This description is an understatement. The article gives some excellent examples of collective intelligence, but saying that harnessing collective intelligence allows web systems to be “better” is like saying that Moore’s Law states how computers become faster over time. It wasn’t for nothing that Einstein said that compound interest was the most powerful force in the universe. Harnessing collective intelligence has the same kinds of exponential effects.
The product that highly successful companies such as eBay, MySpace, YouTube, Flickr, and many others offer is in fact the aggregation of their users’ contributions. So, too, is the blogosphere. The pattern of user-generated content (the Participation-Collaboration pattern) is potent and immensely powerful. Thus, mastering architectures of participation to create real value will be essential to success in the Web of the future.
Here is a list of five great ways to harness collective intelligence from your users:
Success in this context is often a matter of being the first entry with an above-average implementation. Runaway successes such as Wikipedia and eBay are almost entirely the sum of the content their users contribute. And far from being a market short on remaining space, lack of imagination is often the limiting factor for new players. Digg (a social link popularity ranking site) and Delicious (a social bookmarking site) offer models for how to become a hub quickly. Don’t wait until your technology is perfect; get a collective intelligence technique out there that creates a user base virtually on its own from the innate usefulness of its data, in a niche where users are seeking opportunities to share what they have.
This is the Google approach. There is an endless supply of existing information waiting out there on the Web to be analyzed, derived, and leveraged. You can be smart and use content that already exists instead of waiting for others to contribute it. For example, Google uses hyperlink analysis to determine the relevance of any given page and builds its own database of content that it then shares through its search engine. Not only does this approach completely avoid dependency on the ongoing kindness of strangers, but it also lets you start out with a large content base.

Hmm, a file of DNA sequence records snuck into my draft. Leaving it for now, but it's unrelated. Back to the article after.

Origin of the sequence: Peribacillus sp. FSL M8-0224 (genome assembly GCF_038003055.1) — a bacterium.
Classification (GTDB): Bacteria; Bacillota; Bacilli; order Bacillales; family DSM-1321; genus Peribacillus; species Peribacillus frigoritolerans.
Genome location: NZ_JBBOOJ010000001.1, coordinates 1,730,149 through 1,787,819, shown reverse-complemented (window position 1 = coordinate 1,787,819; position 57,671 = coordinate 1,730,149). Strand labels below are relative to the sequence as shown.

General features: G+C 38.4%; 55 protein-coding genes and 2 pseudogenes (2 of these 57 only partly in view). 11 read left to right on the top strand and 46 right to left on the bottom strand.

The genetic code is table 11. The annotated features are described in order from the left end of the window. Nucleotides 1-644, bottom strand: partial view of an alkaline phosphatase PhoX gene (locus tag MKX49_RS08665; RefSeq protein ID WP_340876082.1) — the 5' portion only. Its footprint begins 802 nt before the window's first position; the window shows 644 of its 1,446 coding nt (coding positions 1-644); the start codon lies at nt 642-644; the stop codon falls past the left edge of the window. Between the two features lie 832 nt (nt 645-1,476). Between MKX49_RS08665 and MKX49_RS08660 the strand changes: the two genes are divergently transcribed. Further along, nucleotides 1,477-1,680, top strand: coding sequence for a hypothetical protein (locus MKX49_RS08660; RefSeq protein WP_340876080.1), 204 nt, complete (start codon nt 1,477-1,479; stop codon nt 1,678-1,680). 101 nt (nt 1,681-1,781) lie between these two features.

This is what Katrinalist (a Web 2.0 effort to pool knowledge in the aftermath of Hurricane Katrina to locate missing people), CivicSpace (an on-demand custom space for any social website), Mix2r (a collaborative music-creation web space where people who have never physically met can add to and remix each other’s music), and many others have done. It is arguably harder to do than either of the preceding two methods, but it can be great in the right circumstances. With 1.2 billion connected users on the Web, the potential network effects are theoretically almost limitless. Smaller examples can be found in things such as the Million Dollar Pixel Page, an attempt to raise $1 million by building web pages of 1,000 by 1,000 pixels and selling each of them for $1. Network effects can cut both ways and are not reliably repeatable, but when they happen, they can happen big.
Self-organization by your users can be a potent force to allow the content on your site or your social software to be used in a way that better befits your community. This is another example of the law of unintended uses, something Web 2.0 design patterns strongly encourage. Let users tag the data they contribute or find, and then make those tags available to others so they can discover and access resources in dynamically evolving categorization schemes. Use real-time feedback to display tag clouds of the most popular tags and data; you’ll be amazed at how much better your software works. It worked for Flickr and Delicious, and it can work for you too. (And even if you don’t provide an explicit tagging system, you may find that your users create one, like the #subject notation in Twitter.)
As Ellyssa pointed out, the blogosphere is the greatest example of a reverse intelligence filter, and sites such as Memeorandum (a political spin reversal web page) have been using this to great effect. Hyperlinks, trackbacks, and other references can be counted and used to determine what’s important, with or without further human intervention and editing. Combine them with temporal filters and other techniques, and you can easily create situation-awareness engines. It sounds similar to the method of seeking collective intelligence, but it’s different in that you can use it with or without external data sources. Plus, the filter is aimed not at finding, but at eliding the irrelevant.
 SOA is formally defined as an abstract model within the Organization for Advancement of Structured Information Systems (OASIS) Reference Model for Service-Oriented Architecture.